Massachusetts Sen. Ed MarkeyEd MarkeyBuying that new-used car: Congress must put safety first Overnight Finance: Scoop – Trump team eyes dramatic spending cuts | Treasury pick survives stormy hearing Senate Dems want Trump to withdraw from Pacific trade deal MORE (D) on Sunday said last year's Boston Marathon bombings have a lot to teach U.S. intelligence agencies as they seek to thwart future violent attacks.
"There are lessons to be learned" from that, Markey said. He went on to praise Boston law enforcement and first responders for adapting their practices after September 11, 2001.
"We were Boston Strong because we were Boston Ready," Markey said. "The lessons of 9/11 were remembered here and they were implemented and the equipment and the training and the coordination were put in place."
The remarks were made during a special NBC segment to commemorate the tragedy, which took place on April 15, 2013. This year's Boston Marathon is scheduled to take place next Monday.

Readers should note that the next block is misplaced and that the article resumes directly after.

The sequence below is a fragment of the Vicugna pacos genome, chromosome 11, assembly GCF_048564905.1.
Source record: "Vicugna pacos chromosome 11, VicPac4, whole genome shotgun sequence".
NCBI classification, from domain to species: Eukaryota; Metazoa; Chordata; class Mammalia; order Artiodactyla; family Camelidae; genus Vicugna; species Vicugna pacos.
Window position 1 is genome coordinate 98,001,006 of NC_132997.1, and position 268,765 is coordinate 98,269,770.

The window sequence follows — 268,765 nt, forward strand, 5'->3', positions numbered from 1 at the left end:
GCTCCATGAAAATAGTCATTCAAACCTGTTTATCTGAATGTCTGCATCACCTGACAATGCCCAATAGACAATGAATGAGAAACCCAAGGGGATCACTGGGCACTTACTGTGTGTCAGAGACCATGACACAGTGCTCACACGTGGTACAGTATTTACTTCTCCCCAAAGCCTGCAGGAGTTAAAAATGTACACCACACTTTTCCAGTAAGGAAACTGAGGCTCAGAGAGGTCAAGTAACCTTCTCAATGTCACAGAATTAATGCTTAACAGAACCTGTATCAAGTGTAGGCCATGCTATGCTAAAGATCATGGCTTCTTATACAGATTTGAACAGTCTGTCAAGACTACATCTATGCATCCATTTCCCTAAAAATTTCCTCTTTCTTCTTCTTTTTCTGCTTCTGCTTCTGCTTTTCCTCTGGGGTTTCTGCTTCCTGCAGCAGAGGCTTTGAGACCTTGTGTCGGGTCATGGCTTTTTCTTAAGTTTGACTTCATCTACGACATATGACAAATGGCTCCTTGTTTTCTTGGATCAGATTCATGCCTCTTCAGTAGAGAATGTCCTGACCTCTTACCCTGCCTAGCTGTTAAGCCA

The segment brought together Markey, former Boston Police Commissioner Ed Davis and a group of first responders to discuss the bombings and their aftermath.
Davis said that at the time of the attack, officials in Boston believed it was the work of a terrorist cell, not simply a pair of radicalized young men.
"That it was a much wider conspiracy, that is what we believed at the time," Davis said.
He commended police officers, firefighters and emergency medical technicians who were on the scene that day.
"In 18 minutes the scene was clear of all the victims," he said. "No one that was transported [to a hospital] died."